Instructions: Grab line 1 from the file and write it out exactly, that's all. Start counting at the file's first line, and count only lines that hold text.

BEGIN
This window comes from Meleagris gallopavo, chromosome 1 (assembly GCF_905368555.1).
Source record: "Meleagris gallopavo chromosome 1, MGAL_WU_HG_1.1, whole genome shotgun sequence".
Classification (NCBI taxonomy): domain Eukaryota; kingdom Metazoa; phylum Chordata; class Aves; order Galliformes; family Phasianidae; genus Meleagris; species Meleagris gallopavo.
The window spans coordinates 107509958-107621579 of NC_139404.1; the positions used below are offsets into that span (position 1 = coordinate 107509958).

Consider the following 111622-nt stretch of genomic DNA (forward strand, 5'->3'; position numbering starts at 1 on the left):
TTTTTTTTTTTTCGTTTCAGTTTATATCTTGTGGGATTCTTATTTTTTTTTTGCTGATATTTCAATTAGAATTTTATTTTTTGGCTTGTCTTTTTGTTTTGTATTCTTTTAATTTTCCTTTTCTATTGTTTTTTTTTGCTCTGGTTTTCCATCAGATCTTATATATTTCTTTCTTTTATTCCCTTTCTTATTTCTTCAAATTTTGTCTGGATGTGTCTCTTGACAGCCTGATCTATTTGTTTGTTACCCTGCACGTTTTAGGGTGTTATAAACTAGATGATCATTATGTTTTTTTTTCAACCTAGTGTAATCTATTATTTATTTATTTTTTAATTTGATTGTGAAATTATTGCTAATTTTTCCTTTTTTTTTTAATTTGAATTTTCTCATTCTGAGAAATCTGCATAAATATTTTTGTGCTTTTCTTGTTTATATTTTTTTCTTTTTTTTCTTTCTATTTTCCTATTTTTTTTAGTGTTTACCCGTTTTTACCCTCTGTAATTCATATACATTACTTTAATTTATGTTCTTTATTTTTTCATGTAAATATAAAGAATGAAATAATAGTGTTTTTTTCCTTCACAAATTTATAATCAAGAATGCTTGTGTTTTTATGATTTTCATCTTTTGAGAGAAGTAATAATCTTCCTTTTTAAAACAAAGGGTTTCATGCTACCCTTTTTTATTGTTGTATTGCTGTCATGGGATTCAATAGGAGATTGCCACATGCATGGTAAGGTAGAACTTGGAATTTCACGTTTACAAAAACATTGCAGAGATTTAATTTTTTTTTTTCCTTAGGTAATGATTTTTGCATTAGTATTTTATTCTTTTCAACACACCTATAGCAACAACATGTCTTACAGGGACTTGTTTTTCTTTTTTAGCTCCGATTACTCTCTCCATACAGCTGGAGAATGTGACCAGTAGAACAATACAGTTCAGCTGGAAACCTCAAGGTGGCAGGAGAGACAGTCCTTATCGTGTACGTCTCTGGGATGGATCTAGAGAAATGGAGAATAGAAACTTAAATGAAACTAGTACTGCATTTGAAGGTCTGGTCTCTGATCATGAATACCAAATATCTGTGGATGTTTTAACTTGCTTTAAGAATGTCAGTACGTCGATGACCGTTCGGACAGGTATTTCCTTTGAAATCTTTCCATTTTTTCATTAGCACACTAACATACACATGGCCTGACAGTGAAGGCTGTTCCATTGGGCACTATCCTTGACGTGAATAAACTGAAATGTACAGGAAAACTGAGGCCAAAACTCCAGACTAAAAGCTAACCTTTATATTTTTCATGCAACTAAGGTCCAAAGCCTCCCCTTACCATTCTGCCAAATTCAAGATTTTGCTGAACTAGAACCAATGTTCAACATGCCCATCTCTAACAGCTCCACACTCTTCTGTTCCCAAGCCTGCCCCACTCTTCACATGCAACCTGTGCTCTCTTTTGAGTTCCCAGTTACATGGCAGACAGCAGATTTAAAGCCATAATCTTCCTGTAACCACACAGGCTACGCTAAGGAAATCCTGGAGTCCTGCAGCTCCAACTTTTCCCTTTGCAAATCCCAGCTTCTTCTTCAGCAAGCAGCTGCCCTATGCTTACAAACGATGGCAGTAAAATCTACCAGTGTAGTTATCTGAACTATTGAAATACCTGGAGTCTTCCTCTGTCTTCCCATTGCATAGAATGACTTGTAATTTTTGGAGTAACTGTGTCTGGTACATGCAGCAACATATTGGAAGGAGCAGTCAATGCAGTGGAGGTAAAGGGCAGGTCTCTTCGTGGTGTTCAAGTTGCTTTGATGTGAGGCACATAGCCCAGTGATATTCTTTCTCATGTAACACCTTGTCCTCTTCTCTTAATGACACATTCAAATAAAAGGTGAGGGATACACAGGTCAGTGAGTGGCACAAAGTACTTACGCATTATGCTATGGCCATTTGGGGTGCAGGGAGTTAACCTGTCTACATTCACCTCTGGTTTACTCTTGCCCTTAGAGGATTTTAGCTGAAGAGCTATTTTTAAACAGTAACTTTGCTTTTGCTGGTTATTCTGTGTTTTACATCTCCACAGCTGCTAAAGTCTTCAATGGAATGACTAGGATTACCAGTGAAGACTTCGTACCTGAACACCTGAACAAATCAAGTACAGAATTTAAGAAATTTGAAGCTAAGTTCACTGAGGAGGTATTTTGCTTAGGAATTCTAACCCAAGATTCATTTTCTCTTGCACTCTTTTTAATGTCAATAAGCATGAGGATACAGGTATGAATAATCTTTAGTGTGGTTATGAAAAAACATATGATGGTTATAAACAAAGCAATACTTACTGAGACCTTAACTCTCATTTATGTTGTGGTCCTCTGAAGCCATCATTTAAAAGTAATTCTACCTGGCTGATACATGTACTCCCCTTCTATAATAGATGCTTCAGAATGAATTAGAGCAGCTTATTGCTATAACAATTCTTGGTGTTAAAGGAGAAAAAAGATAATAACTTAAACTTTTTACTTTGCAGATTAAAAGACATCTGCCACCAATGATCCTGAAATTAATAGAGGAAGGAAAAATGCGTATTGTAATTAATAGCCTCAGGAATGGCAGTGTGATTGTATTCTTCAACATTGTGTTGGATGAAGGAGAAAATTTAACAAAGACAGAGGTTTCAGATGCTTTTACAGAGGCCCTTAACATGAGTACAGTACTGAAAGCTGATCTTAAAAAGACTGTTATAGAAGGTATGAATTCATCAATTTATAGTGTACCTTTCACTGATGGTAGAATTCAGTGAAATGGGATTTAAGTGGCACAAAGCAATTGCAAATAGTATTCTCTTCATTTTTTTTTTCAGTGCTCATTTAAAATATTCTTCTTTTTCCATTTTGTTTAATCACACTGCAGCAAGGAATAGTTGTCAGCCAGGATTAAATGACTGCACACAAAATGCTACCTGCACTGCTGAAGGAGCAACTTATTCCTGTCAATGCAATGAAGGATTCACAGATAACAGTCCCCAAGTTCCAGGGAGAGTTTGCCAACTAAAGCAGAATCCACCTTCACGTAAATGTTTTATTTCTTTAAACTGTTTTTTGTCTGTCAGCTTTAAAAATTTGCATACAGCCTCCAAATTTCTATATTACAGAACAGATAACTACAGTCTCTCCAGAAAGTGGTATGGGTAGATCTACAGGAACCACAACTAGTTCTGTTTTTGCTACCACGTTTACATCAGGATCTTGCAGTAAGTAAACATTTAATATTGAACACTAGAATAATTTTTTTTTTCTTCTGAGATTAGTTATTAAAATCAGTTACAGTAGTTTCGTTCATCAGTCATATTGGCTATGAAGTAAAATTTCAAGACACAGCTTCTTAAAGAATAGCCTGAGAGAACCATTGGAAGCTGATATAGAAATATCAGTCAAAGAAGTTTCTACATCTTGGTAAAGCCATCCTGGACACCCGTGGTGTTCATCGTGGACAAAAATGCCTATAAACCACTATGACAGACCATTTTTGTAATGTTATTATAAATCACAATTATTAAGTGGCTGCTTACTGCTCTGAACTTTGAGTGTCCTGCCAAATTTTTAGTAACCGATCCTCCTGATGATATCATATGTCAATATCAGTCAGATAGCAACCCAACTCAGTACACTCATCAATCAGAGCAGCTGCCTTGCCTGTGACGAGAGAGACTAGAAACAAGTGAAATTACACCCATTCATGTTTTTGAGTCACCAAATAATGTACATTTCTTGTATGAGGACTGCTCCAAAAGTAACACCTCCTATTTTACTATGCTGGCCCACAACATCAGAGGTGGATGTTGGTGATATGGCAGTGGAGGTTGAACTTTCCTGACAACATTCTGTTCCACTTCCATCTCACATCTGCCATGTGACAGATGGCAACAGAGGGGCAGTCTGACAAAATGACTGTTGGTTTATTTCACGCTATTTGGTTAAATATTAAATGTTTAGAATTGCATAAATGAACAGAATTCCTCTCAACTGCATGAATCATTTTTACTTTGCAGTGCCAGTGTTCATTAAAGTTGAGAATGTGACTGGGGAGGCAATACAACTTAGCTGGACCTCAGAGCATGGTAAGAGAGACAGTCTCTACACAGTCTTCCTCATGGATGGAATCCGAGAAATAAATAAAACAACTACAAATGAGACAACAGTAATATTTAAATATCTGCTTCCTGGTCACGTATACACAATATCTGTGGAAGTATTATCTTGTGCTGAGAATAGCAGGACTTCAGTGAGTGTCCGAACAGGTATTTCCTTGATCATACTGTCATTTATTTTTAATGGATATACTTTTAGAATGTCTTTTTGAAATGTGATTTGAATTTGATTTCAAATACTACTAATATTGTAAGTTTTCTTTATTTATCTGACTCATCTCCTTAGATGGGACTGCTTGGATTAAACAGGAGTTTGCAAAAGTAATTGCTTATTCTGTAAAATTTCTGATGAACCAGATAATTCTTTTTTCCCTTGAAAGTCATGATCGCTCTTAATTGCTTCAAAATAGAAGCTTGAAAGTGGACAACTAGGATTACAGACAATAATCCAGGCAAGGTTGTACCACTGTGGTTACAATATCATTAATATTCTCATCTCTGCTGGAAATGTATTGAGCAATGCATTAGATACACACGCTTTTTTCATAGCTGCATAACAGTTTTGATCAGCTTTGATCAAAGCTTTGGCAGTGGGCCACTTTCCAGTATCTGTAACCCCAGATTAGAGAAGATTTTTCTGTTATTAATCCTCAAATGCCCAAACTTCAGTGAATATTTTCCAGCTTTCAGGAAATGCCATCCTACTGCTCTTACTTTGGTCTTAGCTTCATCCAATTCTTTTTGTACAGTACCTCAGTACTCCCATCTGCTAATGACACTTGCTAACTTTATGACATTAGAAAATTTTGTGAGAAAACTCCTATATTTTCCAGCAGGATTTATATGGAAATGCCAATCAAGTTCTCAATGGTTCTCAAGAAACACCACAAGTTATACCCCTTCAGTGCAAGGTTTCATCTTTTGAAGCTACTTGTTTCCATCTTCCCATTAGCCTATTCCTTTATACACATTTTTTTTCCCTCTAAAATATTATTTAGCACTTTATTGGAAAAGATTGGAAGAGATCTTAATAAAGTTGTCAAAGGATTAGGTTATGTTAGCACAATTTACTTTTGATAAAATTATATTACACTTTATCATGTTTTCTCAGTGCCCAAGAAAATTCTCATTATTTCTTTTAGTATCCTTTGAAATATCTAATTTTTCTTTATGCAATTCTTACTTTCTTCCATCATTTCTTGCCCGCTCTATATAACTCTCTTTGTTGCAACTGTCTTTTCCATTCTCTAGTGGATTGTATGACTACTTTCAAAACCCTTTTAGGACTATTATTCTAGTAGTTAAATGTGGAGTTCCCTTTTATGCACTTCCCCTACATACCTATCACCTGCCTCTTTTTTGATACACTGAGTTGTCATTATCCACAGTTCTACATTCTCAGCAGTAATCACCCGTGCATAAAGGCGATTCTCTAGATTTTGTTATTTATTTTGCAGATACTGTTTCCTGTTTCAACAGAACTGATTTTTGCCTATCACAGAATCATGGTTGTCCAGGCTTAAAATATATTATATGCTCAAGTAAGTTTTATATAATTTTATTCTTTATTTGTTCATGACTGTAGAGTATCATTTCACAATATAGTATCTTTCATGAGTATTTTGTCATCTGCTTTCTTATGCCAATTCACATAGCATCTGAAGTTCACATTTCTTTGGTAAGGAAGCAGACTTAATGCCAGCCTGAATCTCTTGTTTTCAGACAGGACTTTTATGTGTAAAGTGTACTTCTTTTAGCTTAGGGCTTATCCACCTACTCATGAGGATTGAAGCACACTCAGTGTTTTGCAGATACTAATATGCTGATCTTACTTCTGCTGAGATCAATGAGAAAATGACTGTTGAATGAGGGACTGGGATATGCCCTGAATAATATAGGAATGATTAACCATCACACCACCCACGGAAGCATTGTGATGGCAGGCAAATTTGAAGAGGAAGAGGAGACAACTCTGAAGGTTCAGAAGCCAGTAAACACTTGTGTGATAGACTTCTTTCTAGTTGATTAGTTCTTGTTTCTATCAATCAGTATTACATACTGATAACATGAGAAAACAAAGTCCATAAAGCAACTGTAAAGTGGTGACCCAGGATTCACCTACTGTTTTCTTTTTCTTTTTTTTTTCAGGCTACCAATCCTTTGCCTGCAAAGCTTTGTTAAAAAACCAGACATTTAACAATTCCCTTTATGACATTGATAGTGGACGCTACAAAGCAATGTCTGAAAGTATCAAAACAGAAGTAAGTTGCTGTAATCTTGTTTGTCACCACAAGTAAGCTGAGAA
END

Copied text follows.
This window comes from Meleagris gallopavo, chromosome 1 (assembly GCF_905368555.1).